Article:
“I’ve listened carefully to your remarks and what you’ve said about the old-timers who ought to have three weeks paid vacations with their families. Sounds O.K. But to be honest, I’m not really interested in this old-timer and his family. I don’t even know him and probably never will. What really interests me is how much it will cost to give the old-time workers three weeks of paid vacation.”

The big man from the U.S.A. made himself perfectly clear. “You see, in this electrical industry, we have to buy many commodities. We have to buy copper, rubber. We have to buy steel. We buy enamel, paint and many other commodities. When we buy these things, we pay the lowest possible price.”

“We also need to buy your labour. That’s what we’re here for, to end the strike so your people will start working for us. So let’s talk about the price you’re asking. To us, labour is just like copper, rubber, steel, paint and so on. It’s a commodity. And we’re going to buy it for the lowest price we can-including the cost of vacations, if that is part of the price.”

I have to thank that gentleman from the U.S.A for teaching me something. He taught me that at the moment of truth, when the smoke is cleared, when decisions have to be made, employers recognize the facts of life too. What was so surprising was that he said it to me and to the rest of the workers’ committee. By clearing the air, he speeded up the time it took to settle the price of our labour-to settle the strike and sign the contract.

The Settlement- A Power Struggle

We’ve talked a little bit about negotiations, what they are about. We’ve discussed where profits come from. Now I want to talk about what is really the most important thing in negotiations.

I’m going to put the same question to you that I asked your Local Union Executive and Negotiating Committee at the leadership school we held a short while back.

I asked them to consider this: after about 4 ½ years of World War II, a settlement was negotiated. But what kind of negotiations was held between the so-called Western Allies, our side and the other side-the high command of the German general staff?

Hitler was dead. Admiral Doenitz was in charge. Eisenhower, Zhukov and some others represented the Western Allies. After more than four years of war with more than 25 million killed, the entire negotiations lasted less than an hour. A document was set before the German command and they were told to read it and sign it. They read it and signed it. That was the negotiations!

On the other hand, if you remember the Korean War, you will recall that those negotiations took three years. The two sides sat opposite one another for all that time, before the paper was signed, the important clause was the boundary line between North and South Korea. The boundary line was set very close to the battle lines, where the fighting had actually stopped. It was adjusted a few yards or so on one end, and a compensating hundred yards on the other end.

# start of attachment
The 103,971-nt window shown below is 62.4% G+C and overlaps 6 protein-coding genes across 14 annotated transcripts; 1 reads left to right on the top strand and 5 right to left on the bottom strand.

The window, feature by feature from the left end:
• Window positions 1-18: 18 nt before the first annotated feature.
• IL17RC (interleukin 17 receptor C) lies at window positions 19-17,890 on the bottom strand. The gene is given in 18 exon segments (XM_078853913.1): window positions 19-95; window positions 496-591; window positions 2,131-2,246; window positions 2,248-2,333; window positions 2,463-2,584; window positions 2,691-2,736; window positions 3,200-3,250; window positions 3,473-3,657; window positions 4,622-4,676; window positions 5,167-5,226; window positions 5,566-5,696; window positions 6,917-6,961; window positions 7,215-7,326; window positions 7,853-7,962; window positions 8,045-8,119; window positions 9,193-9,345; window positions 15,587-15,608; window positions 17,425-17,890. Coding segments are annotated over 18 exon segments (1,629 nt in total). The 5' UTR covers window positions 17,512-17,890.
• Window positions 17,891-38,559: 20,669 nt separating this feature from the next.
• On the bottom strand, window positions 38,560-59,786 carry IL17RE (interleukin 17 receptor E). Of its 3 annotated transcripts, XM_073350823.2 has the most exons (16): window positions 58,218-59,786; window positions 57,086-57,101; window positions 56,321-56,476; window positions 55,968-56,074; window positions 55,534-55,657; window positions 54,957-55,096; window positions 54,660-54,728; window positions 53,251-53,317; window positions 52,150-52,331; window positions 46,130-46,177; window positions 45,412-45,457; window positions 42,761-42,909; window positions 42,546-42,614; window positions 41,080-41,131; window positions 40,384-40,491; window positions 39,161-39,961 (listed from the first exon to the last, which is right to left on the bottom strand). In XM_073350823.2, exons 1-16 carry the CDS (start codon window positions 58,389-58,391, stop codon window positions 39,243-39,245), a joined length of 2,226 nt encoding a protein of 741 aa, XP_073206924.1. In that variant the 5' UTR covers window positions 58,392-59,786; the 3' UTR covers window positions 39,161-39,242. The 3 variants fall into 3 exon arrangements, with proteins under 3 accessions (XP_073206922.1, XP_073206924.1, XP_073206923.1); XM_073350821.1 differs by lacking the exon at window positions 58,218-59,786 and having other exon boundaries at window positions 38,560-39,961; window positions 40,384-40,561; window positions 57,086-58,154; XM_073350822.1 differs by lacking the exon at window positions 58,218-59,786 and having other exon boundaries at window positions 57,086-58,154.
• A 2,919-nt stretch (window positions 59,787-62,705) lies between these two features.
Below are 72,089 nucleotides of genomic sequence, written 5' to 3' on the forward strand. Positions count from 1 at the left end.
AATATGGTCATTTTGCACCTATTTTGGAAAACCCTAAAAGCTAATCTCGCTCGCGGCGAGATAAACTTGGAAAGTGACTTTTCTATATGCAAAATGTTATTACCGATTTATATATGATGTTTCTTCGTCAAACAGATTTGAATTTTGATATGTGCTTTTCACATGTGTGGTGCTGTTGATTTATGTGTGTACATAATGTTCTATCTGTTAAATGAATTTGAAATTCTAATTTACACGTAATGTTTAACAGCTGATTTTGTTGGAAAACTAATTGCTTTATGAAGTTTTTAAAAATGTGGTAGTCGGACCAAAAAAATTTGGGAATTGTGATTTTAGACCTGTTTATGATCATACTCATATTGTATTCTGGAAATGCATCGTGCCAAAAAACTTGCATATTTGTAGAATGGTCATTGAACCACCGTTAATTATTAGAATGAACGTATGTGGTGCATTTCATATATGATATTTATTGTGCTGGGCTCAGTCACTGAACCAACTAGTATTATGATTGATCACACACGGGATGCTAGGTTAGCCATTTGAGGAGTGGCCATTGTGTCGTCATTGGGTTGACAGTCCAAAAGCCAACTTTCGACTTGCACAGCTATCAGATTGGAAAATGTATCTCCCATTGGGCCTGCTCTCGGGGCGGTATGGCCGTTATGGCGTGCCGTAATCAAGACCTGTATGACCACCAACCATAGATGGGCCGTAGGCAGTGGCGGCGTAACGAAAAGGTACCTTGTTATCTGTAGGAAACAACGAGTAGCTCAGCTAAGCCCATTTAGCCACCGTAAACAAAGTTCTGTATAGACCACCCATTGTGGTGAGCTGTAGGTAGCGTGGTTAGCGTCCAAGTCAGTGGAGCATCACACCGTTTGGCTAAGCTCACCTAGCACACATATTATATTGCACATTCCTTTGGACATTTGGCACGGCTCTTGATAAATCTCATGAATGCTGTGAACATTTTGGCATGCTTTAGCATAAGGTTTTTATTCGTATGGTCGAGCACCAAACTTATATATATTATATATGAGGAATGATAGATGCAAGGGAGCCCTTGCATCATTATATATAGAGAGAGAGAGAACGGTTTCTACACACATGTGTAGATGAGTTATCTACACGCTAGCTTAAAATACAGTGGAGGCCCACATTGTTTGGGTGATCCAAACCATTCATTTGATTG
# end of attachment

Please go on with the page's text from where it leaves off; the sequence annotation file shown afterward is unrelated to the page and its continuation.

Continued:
In World War Two negotiations, one side had all the power, the other side had none. In Korea, the balance of power was pretty nearly equal. Nobody has been able to win. The question is one of power: and what was achieved through power. That’s what made the big difference!

Let’s put it another way. The most brainy man who ever lived was probably Albert Einstein, a brilliant mathematician and outstanding thinker. Let’s say that when General MacArthur and the Allied high command went on that battle ship in the Pacific Ocean in 1945, they found Albert Einstein as one of the negotiating team of the Japanese Imperial Command.

In other words, let us assume that the Japanese had on their side the most brilliant genius that ever lived. How much difference would that have made in the result of those negotiations? Very little. The fact is that the Japanese armies were crushed and destroyed. Einstein might have been able to get a settlement that was a tiny bit less tough, but that is all. Brilliance is important, but it can never make up for power. It can’t change the facts of life.

The facts of life are that power[vii] is the main determinant in any struggle. Intelligence, knowledge, brilliance are of vast importance, since they are important in building up power, knowing how to use it-understanding timing and other factors. And they are important in knowing when not to use power. But these skills can hardly fill in when all power is gone.

That’s not much different from the essentials when unions negotiate with big companies. Skill, experience, intelligence, understanding of strategy and tactics, these are important in helping to build up, to recognize, power, to know how and when to use power-or to avoid using power. On both sides, those who recognize the facts of life know that it is the balances of power which will decide the outcome-the balance of power and the knowledge of how to use it.

The Real Meaning of Leadership